Week Five

Poetic Expression

Stephen Shoemaker says, “Psalm 131 is a tender and intimate song. It is simple but not simplistic… It is a song of mature faith.” This week we are going to explore the poetic expression of Psalm 131. Each day we will examine a new version of this Psalm in order to gain new insights and deeper revelations. As we read each variation, we will compare it to our regular translation, the Christian Standard Bible, and see how these texts differ and enhance our understanding of this Psalm.

WEEK FIVE VIDEO: Read and Write Poetry

Consider these questions:

  • Why is it important to remember that Psalm is a poem and a song?
  • How do poems and songs shape the understanding of our faith?
  • Why does poetic expression show that we are part of the human race, created in the image of God?

ICEBREAKER: What is one of your favorite songs, and what makes it meaningful for you?


WEEK FIVE DISCUSSION GUIDE


WEEK FIVE PRACTICE AND DEVOTIONAL

WEEK FIVE SOUNDTRACK

Psalm 131 chant by John Michael Talbot
Psalm 131 (Come to the Quiet) by John Michael Talbot.
Psalm 131 by the Orchardists
Psalm 131 by Sarah Sparks
Psalm 131 by Waterdeep

WEEK FIVE SPIRITUAL PRACTICE & ARTISTIC EXPRESSION

This week we will explore a practice called ideaphoria. This is an exercise where we break down each word in a selected passage by brainstorming synonyms, thoughts and ideas which come to your mind as you examine each word in that passage. As you brainstorm, write down any word, thoughts, or ideas no matter how simple, strange or mundane. Once you have listed your thoughts over a particular word, move onto the next.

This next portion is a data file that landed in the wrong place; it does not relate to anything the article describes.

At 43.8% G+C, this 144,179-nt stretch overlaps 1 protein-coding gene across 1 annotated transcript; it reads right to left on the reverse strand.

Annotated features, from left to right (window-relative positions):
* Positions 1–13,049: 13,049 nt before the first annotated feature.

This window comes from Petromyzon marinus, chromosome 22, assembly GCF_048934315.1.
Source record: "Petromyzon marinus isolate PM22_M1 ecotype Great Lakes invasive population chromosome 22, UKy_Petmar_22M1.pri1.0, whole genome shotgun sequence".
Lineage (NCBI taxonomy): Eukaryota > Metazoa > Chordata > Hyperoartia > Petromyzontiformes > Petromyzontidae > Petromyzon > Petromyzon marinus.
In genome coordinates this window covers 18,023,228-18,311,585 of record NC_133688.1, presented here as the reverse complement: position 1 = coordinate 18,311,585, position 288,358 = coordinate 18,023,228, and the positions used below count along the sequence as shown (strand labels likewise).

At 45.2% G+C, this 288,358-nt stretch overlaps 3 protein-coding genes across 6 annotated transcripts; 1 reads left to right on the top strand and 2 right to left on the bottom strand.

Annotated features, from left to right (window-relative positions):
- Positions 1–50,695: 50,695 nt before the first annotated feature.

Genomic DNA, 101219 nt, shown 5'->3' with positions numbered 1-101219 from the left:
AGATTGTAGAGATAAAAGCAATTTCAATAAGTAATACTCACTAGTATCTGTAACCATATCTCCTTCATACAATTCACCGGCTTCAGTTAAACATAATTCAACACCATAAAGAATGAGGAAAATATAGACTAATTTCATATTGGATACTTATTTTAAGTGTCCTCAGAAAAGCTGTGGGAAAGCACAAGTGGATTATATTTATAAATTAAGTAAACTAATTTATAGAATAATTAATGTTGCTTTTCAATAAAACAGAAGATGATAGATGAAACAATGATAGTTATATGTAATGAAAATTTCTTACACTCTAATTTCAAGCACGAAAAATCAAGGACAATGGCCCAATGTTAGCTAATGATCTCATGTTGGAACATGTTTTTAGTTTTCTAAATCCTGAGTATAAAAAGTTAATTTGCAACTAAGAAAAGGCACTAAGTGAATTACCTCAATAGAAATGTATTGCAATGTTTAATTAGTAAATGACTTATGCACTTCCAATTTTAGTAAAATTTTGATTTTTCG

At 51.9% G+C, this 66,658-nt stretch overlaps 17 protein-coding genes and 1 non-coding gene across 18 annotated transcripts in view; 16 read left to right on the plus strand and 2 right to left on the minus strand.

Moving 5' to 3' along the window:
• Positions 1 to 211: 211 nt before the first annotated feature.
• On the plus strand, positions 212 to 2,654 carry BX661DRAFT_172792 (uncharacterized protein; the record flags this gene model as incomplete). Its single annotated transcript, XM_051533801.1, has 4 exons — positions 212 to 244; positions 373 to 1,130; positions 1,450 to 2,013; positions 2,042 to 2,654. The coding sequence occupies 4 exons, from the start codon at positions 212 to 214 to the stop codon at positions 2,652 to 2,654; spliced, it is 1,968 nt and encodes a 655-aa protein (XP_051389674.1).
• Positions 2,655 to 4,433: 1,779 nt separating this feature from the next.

Once your brainstorming session is complete, review your lists. Highlight or circle the words that stand out to you. Finally, rewrite the statement in your own words.
After examining the poem in various forms throughout the week, rewrite Psalm 131 in your own words. Allow the Spirit to guide you as you take into account your heart and emotions, and what God is teaching you through the text. Your poem does not need to fit any literary structure or even rhyme.
At our final gathering we will present our poems to each other, and hear how God is speaking to us as individuals and as a community on this pilgrimage to the worship in the temple together.